The tale of a brothel axe murder on the Ohio River
Back in the days of heavy river traffic, brothels and bootlegging, the Ohio River was a busy waterway. Industry was booming, money was flowing and so was the liquor. At the turn of the 19th Century, along the infamous waterfront district, there stood a saloon that was a popular watering hole and hotel for travelers and workers along the river. The LaBelle Hotel was located in Marietta, Ohio and at the time of its height of popularity, the city on the river boasted a population of about 16,000 souls and some say one of the souls occasionally haunts the building today.
The building is one of the oldest in Marietta and was designed and built by Colonel Joseph Barker, a local prominent Justice of the Peace, in 1826 on Ohio Street. The area just happened to be one of the most shady, violent and exciting places in the city at the time our story takes place. The old building sits along the banks of the Ohio with three floors and a brick facade that bears the ghost paint of old-timey advertising. It also bears the violence of a horrific murder involving a well-to-do man, his son and a soiled dove, which is a quaint term for a lady of the night.
As you stand in front of the brick building today, it is hard to see past the gracious restaurant that it has become. Imagine a smoke-filled, dimly lit, 19th-Century bordello filled with laughing women and desperate Romeos seeking their attentions and you have a pretty good grasp on the environment of that era. Most people would “look the other way” when patrons would frequent the ladies but this did not occur in this one incident. Our well-to-do Marietta business owner often met with his lady friend and this was said to go on for quite a while-until his son had enough of his father’s foolishness. The son concealed an axe and followed his father down the darkened streets of town late one night. He watched as his father slipped into the side door of the old hotel and knew he would climb the narrow stairs to where his sweetheart awaited in her room. The son had probably had enough of his father’s ungentlemanly activities and decided to take care of matters himself. He watched for the lights to dim and then followed his father’s path upstairs to where he lay next to his sweetheart. The deed was done quickly with the axe slicing through the father’s neck as the woman screamed in horror and shock. The sordid tale says that the son fled quickly, knowing her screams would bring people into the blood-soaked room.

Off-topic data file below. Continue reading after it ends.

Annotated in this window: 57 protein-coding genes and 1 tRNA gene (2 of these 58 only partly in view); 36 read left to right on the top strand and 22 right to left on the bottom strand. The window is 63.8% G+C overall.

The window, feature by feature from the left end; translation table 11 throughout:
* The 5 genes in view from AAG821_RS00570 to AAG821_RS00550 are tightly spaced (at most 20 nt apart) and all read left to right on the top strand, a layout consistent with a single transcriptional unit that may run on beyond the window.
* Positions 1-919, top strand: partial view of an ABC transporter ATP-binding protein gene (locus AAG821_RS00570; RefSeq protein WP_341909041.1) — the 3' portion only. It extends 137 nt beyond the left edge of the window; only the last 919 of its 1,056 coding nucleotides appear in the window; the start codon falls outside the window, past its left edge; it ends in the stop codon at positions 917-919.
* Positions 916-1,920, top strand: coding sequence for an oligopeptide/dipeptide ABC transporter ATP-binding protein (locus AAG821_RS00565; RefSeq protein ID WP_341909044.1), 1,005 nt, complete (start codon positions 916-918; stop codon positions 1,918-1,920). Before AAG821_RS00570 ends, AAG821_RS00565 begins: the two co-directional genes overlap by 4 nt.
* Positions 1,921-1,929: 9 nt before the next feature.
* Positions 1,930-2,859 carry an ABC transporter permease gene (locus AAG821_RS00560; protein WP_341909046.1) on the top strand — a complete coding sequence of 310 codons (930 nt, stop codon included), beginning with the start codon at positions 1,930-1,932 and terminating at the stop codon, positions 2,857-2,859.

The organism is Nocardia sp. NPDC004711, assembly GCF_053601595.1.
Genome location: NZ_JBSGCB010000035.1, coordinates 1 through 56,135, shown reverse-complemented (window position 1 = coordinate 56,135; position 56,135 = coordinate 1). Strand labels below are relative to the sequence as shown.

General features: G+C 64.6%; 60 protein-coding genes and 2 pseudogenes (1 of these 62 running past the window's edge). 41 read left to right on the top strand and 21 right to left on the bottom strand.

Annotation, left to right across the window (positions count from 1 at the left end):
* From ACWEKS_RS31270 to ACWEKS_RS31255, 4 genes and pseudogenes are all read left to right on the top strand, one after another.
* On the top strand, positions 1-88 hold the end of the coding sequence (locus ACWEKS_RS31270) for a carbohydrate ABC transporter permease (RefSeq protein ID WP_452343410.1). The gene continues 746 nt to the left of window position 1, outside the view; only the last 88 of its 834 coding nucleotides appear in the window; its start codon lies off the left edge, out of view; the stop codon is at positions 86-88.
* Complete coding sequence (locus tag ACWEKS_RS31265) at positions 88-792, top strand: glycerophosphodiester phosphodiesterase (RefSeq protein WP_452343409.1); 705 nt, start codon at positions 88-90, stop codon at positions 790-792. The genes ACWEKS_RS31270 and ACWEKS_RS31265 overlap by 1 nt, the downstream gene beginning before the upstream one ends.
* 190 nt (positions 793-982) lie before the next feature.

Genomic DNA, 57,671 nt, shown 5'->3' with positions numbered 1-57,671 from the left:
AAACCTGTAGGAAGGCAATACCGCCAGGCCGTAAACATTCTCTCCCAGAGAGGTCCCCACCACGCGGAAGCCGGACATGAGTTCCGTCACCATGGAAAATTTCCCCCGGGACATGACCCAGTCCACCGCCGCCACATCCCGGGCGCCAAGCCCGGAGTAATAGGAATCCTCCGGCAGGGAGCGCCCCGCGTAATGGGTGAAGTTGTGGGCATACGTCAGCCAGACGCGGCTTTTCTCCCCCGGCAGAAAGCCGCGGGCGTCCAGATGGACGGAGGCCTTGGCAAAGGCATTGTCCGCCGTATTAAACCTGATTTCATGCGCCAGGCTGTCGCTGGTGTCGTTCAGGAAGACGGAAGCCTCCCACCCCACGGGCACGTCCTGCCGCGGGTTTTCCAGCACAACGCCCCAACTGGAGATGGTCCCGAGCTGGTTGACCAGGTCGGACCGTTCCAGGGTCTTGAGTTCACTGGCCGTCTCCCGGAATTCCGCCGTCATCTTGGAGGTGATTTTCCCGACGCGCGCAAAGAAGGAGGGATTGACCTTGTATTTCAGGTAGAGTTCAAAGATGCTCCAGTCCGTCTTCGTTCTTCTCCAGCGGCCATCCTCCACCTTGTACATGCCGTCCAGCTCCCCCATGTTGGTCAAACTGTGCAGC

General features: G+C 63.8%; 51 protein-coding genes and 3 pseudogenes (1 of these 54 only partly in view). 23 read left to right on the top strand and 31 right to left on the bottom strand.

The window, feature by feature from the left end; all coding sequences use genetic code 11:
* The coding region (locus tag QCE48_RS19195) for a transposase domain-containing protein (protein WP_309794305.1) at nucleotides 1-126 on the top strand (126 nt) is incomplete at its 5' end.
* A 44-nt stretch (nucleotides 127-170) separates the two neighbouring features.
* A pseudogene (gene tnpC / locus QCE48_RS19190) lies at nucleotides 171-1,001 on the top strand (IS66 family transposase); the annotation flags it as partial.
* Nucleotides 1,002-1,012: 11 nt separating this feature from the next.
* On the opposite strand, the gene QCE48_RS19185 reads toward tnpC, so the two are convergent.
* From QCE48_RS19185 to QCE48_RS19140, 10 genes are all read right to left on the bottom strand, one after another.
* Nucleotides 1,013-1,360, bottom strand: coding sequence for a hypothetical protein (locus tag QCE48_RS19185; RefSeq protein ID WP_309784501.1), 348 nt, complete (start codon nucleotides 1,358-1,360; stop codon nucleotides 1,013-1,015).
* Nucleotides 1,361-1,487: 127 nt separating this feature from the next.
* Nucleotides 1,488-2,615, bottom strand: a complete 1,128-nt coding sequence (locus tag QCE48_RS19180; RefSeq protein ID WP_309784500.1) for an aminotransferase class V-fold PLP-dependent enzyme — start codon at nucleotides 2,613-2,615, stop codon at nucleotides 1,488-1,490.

After a few months passed, the son was on trial and was found not guilty of the crime. A group of local citizens on the jury knew the family’s history and deemed it a crime of passion as the boy had saved the family’s honor and pride. How could they convict him for doing something so virtuous?
Many people over the years have sensed the gentleman’s energy. Some say ghosts wander between light and dark due to unfinished business. Does he wander looking for his sweetheart? Does he haunt out of guilt and remorse? We will never know the answer of course, but when I visit there…I can’t help but feel a bit of sorrow. I hope he is at peace now.
You can visit this location and step back in time a bit. Especially if there is a bit of misty fog rolling across the river, you can gaze out the restaurant windows and perhaps get a glimpse of what it was like back in the heyday of riverboats and clandestine meetings. Enjoy the Levee House Restaurant for yourself. Visit their website at: www.theleveehousemarietta.com.
Sherri Brake is a paranormal researcher, author and Haunted Heartland Tour owner. You may email her at SherriBrake@gmail.com or visit her website at www.HauntedHistory.net